Going to the school nurse to get birth control is a rite of passage for most girls. You huddle together whispering about it and you ask the friend that’s gone before you, because there’s always the one that’s gone first. You book your appointment with that friend, because one- she gets to skip class and two- moral support!
For most girls the appointment goes somewhere along the lines of; you go in, the nurse talks to you about your options, you grab the pill in a “discreet” brown paper bag and walk back to class. My experience was a little different.
Being a girl is hard enough and expensive enough as is, being a girl with food allergies is even harder.
I was 16 nervously sitting in the nurse’s office with my best friend at the time, waiting for the nurse to come in. I had no knowledge of birth control, not really, only what I’d learned from watching Friends and Sex and The City. I had a lot of questions (cue Joey’s 97% freak out) but my allergy anxiety made sure one question was front and centre in my mind- did the pill contain dairy?
Back in 2010 there was no place to ask these types of questions, blogging wasn’t really a thing and allergy magazines and websites really only covered the parenting side of things (most still only do). Finding information on sex, kissing and dating with allergies was next to impossible and certainly not something I found anywhere.
The nurse walked into the room and asked a few questions, then started going over the options. The first thing I asked was if the pill had dairy in it. She paused, she had clearly never been asked this before. She told me no and I asked if she was sure, to which she paused and then replied no again. Needless to say I was not convinced. When I got home I immediately googled and found out the pill did in-fact contain dairy. In the same search I found out so do condoms and plan B. Basically if I got pregnant I was screwed.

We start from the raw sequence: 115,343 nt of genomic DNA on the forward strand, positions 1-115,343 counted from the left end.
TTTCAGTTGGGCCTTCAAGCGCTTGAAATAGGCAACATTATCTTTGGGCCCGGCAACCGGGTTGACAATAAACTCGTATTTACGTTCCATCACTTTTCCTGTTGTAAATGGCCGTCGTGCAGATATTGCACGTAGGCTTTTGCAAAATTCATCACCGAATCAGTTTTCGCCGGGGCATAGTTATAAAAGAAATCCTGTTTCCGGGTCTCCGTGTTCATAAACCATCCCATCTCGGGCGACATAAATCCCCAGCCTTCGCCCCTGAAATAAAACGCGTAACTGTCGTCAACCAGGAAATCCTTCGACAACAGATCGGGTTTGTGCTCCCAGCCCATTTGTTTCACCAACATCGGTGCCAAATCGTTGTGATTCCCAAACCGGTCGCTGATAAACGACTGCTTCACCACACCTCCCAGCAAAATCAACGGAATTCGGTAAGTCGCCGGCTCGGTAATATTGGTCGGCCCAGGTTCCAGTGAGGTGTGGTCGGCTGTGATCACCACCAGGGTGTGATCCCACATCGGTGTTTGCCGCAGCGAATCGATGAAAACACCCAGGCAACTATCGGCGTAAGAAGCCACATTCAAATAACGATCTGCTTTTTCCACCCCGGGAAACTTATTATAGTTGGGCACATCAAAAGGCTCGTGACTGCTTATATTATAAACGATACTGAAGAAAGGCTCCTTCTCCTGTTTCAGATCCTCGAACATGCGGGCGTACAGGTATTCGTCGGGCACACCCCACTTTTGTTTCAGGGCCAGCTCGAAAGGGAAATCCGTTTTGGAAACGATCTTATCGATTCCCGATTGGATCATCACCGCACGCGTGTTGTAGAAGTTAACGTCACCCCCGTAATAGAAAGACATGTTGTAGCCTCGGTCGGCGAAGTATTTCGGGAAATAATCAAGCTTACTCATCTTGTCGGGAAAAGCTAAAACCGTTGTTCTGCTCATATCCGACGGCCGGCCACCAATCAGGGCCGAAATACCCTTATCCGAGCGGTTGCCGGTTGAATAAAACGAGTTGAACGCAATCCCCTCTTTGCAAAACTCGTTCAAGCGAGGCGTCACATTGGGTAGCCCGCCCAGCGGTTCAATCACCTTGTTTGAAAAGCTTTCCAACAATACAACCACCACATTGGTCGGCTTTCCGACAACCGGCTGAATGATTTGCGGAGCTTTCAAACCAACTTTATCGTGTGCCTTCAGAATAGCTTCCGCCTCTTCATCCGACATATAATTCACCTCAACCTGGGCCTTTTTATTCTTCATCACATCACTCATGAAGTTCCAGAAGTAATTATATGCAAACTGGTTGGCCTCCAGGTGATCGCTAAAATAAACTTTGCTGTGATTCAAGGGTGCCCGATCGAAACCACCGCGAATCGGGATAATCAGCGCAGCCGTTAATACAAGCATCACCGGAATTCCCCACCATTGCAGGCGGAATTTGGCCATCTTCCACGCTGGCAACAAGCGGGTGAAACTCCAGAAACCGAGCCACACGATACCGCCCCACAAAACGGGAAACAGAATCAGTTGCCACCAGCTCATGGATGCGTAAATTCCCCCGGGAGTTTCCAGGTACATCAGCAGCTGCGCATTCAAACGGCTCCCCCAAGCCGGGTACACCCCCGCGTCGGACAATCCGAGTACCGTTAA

Up until this point my allergies had never really bugged me much. Yes sometimes I missed out birthday cake at parties, and yes I never ate snacks at my friends’ houses, but for the most part I was cool with my allergies, we had an understanding. Not anymore! Not only couldn’t I take the pill like all my friends, but I also couldn’t have sex with the guy I liked until I figured out where the hell to buy vegan condoms. After railing at the world for a while I spent the rest of the night googling my options. I settled on the Nuva Ring and got it from the nurse the next day. In order to buy vegan condoms I had to go into the city an hour away from my town and get them from a specialty sex shop.
Now that I’m older I see that having my allergies and dealing with sex wasn’t all bad. Unlike my friends I didn’t have to set an alarm in my phone daily to take the pill, they often forgot. I was also one of the only girls to carry condoms with me, which I think is something every girl should do regardless. Having to go out of my way to get condoms I could use also made me think twice about losing my virginity. I also get a laugh out of telling people condoms have dairy in, they’re usually super shocked and weirded out.
Now that I live in a big city it’s much easier to get access to the birth control I need. Yet the education surrounding sex and food allergies is still sorely lacking. Allergy blogs today are still mainly parent based and focused on young children, aside from EDAF I can’t actually name a source that has a strong voice in regards to allergy education and struggles for teens and young adults. School nurses and sex ed teachers should be educated on what condoms, plan B, the pill and other varieties of birth control contain. Like-wise access to sex education, dating and relationship advice for teens and young adults with food allergies should be more readily available.
We deserve to sit awkwardly and nervously in a school nurses office damn it. We deserve to walk out with that brown paper bag. We deserve to go through this rite of passage when we’re ready, and we deserve to do it safely.